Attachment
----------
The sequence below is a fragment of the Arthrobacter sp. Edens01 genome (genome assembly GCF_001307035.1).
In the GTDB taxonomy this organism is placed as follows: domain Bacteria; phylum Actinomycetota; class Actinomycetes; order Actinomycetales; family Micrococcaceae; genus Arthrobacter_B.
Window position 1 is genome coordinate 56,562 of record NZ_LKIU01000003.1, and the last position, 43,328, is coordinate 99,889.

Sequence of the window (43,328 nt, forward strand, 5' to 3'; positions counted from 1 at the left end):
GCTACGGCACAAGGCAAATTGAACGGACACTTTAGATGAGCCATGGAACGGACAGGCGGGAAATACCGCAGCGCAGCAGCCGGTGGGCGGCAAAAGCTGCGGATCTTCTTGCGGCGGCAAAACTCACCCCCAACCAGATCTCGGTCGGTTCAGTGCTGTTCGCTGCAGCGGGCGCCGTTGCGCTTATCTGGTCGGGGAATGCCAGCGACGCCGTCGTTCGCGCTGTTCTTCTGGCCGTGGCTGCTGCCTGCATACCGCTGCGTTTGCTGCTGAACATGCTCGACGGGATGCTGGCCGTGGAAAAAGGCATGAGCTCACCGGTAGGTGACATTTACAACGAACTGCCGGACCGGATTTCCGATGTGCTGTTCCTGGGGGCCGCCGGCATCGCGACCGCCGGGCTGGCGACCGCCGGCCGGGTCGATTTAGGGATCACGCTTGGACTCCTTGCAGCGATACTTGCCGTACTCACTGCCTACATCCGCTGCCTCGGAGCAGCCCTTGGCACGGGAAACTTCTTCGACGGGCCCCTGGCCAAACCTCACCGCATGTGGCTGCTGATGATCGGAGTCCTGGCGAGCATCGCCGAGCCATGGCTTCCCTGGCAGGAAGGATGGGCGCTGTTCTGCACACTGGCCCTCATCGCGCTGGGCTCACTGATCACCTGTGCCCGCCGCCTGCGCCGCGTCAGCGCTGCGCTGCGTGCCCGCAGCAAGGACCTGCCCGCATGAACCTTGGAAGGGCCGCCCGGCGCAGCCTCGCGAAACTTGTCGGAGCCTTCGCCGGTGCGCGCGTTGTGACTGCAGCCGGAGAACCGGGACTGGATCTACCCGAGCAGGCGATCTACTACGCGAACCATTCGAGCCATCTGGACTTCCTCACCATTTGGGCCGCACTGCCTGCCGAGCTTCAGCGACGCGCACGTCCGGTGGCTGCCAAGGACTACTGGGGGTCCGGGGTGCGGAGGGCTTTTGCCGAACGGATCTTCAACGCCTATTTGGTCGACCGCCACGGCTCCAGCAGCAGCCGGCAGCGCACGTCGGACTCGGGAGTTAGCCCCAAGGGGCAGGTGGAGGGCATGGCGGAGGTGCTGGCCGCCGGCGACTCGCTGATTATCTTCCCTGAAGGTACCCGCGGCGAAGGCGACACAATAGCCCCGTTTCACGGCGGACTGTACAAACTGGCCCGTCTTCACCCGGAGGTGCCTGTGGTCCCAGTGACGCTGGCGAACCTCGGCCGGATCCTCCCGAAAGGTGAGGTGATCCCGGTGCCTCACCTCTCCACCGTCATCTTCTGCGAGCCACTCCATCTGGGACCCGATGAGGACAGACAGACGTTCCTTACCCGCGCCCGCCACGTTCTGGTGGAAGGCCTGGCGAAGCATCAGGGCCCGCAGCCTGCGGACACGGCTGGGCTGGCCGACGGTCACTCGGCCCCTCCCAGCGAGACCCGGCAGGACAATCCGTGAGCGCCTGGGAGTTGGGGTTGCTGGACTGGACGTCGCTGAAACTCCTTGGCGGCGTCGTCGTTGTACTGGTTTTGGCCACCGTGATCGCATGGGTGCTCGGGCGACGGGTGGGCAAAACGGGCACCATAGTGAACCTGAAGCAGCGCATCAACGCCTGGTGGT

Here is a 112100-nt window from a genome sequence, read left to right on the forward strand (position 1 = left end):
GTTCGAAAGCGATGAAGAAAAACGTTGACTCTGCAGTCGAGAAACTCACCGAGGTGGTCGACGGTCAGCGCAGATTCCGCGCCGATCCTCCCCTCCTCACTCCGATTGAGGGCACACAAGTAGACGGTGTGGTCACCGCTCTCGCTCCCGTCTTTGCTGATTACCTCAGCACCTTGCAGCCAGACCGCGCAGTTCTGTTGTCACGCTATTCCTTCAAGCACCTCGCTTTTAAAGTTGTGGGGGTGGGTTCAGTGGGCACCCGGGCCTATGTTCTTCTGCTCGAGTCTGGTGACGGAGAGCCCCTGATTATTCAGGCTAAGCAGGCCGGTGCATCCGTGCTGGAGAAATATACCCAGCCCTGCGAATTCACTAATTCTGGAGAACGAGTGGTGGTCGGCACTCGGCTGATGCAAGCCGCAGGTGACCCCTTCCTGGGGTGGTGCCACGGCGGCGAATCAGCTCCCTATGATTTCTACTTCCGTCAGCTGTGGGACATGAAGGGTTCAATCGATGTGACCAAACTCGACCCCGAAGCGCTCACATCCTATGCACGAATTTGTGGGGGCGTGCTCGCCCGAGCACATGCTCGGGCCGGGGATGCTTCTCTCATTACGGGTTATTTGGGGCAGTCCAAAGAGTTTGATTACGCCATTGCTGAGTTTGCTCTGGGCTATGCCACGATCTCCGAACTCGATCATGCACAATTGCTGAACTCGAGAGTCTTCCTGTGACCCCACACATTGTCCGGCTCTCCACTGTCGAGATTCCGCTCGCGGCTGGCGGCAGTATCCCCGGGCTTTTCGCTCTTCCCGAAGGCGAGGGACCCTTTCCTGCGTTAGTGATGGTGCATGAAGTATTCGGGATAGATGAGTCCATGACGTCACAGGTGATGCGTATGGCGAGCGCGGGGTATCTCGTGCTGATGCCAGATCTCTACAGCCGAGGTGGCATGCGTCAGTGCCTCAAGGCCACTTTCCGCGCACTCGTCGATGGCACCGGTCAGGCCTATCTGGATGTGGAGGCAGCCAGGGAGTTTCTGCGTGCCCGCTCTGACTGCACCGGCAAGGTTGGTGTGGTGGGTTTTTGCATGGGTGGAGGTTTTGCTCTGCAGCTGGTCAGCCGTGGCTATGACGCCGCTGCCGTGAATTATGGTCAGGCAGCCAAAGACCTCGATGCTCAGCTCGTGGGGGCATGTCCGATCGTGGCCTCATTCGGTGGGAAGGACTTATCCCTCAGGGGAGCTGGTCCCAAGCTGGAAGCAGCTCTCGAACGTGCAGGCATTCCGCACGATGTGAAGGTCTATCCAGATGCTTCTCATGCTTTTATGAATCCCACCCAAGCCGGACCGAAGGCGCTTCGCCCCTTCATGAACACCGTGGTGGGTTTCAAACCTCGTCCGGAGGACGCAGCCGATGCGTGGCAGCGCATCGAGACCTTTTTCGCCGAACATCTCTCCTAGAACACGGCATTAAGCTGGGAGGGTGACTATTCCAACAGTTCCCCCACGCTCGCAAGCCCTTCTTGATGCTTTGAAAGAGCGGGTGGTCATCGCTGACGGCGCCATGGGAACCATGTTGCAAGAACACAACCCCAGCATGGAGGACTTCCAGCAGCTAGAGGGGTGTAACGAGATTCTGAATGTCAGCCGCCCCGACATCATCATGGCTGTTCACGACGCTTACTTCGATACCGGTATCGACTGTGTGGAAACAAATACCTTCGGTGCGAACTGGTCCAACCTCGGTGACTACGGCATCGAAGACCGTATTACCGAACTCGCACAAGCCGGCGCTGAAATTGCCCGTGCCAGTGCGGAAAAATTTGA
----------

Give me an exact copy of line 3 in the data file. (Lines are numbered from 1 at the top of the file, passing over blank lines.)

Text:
Window position 1 is genome coordinate 56,562 of record NZ_LKIU01000003.1, and the last position, 43,328, is coordinate 99,889.